I am amazed at how often I speak with recruiters who have no idea what the motivators are of the candidate they are making an offer to. For example, earlier this week I was speaking to a corporate “Executive Recruiter” who was getting ready to present an offer to a candidate she had been working with for a SVP level position.

As we discussed the pieces to the offer, I asked her what the primary reasons were for the candidate to be interested in the position and how she would present the offer. After asking the question there was a long silence, followed by “What do you mean?” She went on to say that the candidate was interested in the position because of how great of role it was and how great of a company they were – really? In others words, she had no idea what the drivers were of the candidate!

I suggested to this executive recruiter to call the candidate and drill a bit deeper to really understand what the motivators for the candidate were – what were their current motivators. The recruiter indicated that she already pre-closed the candidate on the offer and any additional probing was not required – the same story I hear from candidates often.

Three hours later, this executive recruiter called and indicated that the offer had been declined by the candidate and she could not figure out why! The money was more, the title was higher, the equity was substantial, etc., however the candidate still said no, even after the supposed pre-close.

Having spent a few minutes with the candidate early in the process, I offered to reach out to the candidate to better understand his rationale for the decline. After a short 20-minute conversation with the candidate the reasons became obvious.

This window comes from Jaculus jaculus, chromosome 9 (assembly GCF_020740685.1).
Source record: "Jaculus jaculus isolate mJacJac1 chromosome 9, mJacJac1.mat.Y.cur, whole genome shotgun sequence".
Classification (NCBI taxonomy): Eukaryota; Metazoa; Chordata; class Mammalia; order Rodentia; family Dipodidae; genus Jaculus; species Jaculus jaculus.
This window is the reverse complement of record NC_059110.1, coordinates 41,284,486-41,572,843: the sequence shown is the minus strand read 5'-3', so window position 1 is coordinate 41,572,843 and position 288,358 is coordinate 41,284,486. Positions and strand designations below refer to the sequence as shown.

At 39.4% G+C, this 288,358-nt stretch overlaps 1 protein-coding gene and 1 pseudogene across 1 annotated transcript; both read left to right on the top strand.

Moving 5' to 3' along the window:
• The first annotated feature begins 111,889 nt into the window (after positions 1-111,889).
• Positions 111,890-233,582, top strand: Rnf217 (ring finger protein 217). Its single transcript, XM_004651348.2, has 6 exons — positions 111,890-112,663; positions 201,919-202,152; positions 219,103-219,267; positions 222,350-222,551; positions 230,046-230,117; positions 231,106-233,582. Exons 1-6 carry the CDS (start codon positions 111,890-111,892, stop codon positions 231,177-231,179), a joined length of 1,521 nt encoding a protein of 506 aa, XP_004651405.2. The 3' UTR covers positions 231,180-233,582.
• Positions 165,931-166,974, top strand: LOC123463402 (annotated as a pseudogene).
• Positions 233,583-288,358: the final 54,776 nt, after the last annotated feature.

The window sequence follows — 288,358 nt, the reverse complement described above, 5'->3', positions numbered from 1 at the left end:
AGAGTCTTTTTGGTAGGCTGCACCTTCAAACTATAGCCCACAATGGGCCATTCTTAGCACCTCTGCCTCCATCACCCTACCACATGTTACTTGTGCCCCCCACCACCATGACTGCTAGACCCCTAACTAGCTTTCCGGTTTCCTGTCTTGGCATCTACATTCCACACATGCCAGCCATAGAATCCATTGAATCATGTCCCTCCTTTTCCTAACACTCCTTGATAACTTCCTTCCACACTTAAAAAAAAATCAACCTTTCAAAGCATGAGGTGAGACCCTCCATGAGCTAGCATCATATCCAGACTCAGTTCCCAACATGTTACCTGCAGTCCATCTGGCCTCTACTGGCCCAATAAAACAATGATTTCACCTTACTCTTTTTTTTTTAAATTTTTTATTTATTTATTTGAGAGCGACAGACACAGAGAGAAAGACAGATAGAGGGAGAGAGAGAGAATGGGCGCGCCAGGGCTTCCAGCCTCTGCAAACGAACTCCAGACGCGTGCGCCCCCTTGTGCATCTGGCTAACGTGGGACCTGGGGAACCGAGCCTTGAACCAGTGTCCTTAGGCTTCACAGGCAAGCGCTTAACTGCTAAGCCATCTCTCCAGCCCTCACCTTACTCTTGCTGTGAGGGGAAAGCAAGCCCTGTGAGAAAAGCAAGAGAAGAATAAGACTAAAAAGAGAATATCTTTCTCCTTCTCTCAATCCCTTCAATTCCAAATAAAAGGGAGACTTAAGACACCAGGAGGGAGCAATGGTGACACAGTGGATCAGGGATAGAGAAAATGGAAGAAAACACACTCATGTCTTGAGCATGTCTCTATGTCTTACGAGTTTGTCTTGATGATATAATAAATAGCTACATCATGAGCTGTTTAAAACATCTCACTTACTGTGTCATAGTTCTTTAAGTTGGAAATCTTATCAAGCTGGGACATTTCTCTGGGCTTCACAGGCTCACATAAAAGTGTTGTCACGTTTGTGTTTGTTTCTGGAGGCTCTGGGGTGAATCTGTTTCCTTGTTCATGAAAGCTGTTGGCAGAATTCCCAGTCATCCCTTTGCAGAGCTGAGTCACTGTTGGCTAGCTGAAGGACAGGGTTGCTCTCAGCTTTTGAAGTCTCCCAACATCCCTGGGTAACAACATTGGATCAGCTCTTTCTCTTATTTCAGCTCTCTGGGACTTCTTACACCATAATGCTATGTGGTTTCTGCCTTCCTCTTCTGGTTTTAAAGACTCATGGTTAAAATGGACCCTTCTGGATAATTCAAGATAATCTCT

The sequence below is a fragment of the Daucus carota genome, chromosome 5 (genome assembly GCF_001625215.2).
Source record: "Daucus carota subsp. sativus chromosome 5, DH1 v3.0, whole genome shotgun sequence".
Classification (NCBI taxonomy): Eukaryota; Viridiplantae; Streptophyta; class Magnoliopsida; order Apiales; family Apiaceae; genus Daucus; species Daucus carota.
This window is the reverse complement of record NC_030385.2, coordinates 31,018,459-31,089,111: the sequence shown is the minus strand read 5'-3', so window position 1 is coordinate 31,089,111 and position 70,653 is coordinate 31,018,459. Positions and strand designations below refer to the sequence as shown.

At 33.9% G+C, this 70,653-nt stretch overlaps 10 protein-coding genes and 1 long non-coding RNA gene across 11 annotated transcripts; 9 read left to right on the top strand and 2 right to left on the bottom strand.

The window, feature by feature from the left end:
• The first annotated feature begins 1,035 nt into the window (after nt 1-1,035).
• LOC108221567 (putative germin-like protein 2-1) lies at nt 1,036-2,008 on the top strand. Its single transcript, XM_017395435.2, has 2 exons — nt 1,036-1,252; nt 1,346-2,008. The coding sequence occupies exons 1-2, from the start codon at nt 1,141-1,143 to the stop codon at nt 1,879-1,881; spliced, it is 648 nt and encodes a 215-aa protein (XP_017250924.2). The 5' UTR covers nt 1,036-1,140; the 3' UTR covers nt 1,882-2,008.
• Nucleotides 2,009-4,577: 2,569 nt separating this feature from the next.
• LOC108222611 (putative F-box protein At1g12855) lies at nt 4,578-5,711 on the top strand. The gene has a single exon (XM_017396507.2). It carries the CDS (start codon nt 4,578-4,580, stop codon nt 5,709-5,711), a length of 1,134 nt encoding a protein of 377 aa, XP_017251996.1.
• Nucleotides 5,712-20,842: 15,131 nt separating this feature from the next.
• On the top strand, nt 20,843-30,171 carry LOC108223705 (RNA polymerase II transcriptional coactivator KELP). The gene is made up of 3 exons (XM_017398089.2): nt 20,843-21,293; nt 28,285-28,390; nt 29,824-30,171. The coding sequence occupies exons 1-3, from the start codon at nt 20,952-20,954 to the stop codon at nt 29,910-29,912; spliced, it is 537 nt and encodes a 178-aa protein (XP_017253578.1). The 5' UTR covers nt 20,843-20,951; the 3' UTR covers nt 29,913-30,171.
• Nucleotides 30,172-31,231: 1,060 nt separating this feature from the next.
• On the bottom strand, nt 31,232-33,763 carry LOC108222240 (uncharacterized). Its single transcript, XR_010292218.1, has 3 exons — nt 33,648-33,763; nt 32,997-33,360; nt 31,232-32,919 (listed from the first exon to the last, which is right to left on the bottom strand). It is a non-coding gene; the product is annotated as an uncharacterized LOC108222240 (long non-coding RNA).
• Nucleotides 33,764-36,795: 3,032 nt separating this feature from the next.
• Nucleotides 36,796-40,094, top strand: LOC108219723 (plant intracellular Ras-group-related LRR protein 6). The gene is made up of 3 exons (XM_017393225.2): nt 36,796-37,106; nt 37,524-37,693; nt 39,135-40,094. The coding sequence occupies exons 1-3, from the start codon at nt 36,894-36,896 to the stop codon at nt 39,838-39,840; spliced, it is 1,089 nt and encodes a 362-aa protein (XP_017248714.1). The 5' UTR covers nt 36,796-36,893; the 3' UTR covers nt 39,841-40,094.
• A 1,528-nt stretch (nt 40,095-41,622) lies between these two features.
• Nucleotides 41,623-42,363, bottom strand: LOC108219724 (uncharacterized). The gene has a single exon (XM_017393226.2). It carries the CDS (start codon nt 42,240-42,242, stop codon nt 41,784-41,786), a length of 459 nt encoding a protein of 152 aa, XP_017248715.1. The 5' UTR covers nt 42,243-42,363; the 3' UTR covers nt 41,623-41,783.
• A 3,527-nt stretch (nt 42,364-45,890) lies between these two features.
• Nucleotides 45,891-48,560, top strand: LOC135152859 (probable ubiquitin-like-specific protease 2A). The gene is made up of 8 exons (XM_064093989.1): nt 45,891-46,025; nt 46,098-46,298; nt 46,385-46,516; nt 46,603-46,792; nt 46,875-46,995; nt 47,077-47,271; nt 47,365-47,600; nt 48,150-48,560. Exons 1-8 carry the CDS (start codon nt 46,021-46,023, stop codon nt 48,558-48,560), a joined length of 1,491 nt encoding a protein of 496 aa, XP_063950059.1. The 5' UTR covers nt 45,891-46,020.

The candidate was pleased with the offer figures, title, equity, relocation package, etc. He ultimately declined the offer for the following reasons:

  • The candidate was concerned that the organization was not ready for the transformation he was being hired to lead. Why? Because his current employer who was going through a similar change had not provided the resources or support he needed to properly execute on a major change in the way they do business.
  • The candidate was not comfortable with his span of control. He was coming from a very matrixed organization that was structured with little direct authority, yet he had all of the responsibility for the success or failure of his division. The company making him the offer had similar structure on paper to his current role.

The candidate indicated that he mentioned each of these concerns throughout the process, however, neither was addressed by the executive recruiter or the interviewers. I shared that new information with the executive recruiter – her response? “We are paying him 30% more than he is making now, isn’t that enough?”

This executive recruiter completely missed the boat! She was stuck on the monetary pieces of the offer because she never spent the time to understand the real needs and motivations of the candidate. After addressing these needs with the hiring manager, they were easily addressed and the candidate accepted the offer.